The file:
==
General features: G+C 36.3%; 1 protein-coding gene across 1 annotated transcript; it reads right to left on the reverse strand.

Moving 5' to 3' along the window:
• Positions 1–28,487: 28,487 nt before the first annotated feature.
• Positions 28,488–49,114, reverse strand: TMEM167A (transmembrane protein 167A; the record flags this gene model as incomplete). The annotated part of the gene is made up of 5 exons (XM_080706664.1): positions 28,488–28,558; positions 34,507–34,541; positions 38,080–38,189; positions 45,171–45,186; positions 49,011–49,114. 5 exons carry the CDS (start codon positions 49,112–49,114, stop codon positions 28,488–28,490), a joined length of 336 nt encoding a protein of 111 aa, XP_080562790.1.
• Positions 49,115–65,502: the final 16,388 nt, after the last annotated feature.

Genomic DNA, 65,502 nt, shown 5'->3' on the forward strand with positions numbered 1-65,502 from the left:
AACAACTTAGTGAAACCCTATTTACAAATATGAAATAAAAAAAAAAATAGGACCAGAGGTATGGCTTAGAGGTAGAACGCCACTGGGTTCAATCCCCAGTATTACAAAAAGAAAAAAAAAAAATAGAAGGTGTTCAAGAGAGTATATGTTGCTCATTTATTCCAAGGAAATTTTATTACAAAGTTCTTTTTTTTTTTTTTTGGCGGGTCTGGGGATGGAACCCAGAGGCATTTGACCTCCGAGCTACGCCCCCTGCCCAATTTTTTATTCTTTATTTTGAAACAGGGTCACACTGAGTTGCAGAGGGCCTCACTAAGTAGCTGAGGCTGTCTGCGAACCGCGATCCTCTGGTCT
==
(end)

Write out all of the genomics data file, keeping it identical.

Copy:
General features: G+C 36.3%; 1 protein-coding gene across 1 annotated transcript; it reads right to left on the reverse strand.

Moving 5' to 3' along the window:
• Positions 1–28,487: 28,487 nt before the first annotated feature.
• Positions 28,488–49,114, reverse strand: TMEM167A (transmembrane protein 167A; the record flags this gene model as incomplete). The annotated part of the gene is made up of 5 exons (XM_080706664.1): positions 28,488–28,558; positions 34,507–34,541; positions 38,080–38,189; positions 45,171–45,186; positions 49,011–49,114. 5 exons carry the CDS (start codon positions 49,112–49,114, stop codon positions 28,488–28,490), a joined length of 336 nt encoding a protein of 111 aa, XP_080562790.1.
• Positions 49,115–65,502: the final 16,388 nt, after the last annotated feature.

Genomic DNA, 65,502 nt, shown 5'->3' on the forward strand with positions numbered 1-65,502 from the left:
AACAACTTAGTGAAACCCTATTTACAAATATGAAATAAAAAAAAAAATAGGACCAGAGGTATGGCTTAGAGGTAGAACGCCACTGGGTTCAATCCCCAGTATTACAAAAAGAAAAAAAAAAAATAGAAGGTGTTCAAGAGAGTATATGTTGCTCATTTATTCCAAGGAAATTTTATTACAAAGTTCTTTTTTTTTTTTTTTGGCGGGTCTGGGGATGGAACCCAGAGGCATTTGACCTCCGAGCTACGCCCCCTGCCCAATTTTTTATTCTTTATTTTGAAACAGGGTCACACTGAGTTGCAGAGGGCCTCACTAAGTAGCTGAGGCTGTCTGCGAACCGCGATCCTCTGGTCT